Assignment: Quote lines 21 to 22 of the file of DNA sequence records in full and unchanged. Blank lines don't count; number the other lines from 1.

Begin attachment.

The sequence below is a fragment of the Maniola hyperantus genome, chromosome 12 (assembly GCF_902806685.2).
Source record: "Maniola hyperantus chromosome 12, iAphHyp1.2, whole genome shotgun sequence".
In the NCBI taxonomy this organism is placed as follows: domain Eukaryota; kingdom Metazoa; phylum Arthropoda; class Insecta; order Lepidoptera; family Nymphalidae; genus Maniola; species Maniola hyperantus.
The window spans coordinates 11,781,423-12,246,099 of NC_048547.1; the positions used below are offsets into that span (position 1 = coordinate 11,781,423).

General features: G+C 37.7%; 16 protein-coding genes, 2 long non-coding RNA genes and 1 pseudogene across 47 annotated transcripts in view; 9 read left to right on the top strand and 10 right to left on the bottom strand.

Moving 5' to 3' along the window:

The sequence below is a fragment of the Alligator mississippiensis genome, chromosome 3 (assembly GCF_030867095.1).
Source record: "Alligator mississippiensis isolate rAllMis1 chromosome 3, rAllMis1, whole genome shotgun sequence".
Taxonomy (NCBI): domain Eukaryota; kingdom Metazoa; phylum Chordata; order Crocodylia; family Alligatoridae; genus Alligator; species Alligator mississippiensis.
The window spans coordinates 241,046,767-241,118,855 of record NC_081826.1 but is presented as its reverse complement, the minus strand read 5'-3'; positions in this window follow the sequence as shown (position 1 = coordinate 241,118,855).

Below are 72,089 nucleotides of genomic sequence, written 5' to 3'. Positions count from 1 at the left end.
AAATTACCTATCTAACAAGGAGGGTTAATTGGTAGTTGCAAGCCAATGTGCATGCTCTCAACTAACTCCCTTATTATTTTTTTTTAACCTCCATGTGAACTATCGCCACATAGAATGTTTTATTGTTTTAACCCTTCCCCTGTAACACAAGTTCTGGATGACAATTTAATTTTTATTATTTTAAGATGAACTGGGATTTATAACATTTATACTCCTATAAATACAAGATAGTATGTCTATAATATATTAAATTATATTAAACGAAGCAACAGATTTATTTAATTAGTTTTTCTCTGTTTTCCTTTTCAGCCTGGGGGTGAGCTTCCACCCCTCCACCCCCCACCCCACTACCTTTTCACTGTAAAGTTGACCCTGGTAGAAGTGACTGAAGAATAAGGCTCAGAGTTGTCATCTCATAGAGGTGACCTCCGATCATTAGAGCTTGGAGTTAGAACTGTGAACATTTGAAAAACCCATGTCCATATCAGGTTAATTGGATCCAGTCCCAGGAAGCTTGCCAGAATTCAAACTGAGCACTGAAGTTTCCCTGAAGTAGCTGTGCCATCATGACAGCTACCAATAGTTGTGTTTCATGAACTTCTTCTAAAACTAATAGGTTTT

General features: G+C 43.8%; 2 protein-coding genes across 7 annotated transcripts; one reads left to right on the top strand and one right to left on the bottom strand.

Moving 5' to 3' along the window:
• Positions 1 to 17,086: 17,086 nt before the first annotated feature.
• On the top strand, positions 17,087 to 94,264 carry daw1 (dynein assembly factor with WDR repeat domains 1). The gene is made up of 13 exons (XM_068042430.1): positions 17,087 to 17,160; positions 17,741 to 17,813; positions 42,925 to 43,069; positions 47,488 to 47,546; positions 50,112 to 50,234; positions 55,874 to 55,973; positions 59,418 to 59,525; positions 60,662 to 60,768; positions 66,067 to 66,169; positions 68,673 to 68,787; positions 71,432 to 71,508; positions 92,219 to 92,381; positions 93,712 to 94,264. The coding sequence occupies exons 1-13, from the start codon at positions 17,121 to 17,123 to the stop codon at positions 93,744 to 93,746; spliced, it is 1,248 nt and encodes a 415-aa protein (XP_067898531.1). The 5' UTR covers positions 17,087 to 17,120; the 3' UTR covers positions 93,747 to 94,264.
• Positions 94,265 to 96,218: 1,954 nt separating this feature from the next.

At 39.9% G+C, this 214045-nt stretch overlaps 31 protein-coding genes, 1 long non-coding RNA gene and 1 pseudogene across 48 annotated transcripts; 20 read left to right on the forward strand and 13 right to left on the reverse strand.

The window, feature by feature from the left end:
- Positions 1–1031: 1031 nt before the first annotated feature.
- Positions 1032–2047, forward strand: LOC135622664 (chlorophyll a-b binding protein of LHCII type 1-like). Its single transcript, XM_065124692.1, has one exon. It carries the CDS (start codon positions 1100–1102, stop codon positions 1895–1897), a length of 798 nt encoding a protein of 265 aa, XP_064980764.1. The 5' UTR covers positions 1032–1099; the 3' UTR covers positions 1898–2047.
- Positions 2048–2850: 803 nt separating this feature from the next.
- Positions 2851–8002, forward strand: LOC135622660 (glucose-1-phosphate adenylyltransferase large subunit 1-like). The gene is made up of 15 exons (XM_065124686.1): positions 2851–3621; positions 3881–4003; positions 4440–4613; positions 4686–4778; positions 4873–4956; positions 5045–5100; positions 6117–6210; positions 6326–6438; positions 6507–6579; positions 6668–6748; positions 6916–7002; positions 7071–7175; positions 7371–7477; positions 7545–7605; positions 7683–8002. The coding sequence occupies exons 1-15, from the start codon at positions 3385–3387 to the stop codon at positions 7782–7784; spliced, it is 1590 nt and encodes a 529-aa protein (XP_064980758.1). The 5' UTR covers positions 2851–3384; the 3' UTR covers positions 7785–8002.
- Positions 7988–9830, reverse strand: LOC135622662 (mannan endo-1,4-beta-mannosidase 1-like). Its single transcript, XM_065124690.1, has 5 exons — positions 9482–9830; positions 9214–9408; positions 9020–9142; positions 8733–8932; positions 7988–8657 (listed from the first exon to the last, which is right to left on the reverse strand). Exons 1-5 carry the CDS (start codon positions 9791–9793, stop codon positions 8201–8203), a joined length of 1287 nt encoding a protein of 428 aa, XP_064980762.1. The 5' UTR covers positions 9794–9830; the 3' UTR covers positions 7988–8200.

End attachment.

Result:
- Positions 1032–2047, forward strand: LOC135622664 (chlorophyll a-b binding protein of LHCII type 1-like). Its single transcript, XM_065124692.1, has one exon. It carries the CDS (start codon positions 1100–1102, stop codon positions 1895–1897), a length of 798 nt encoding a protein of 265 aa, XP_064980764.1. The 5' UTR covers positions 1032–1099; the 3' UTR covers positions 1898–2047.
- Positions 2048–2850: 803 nt separating this feature from the next.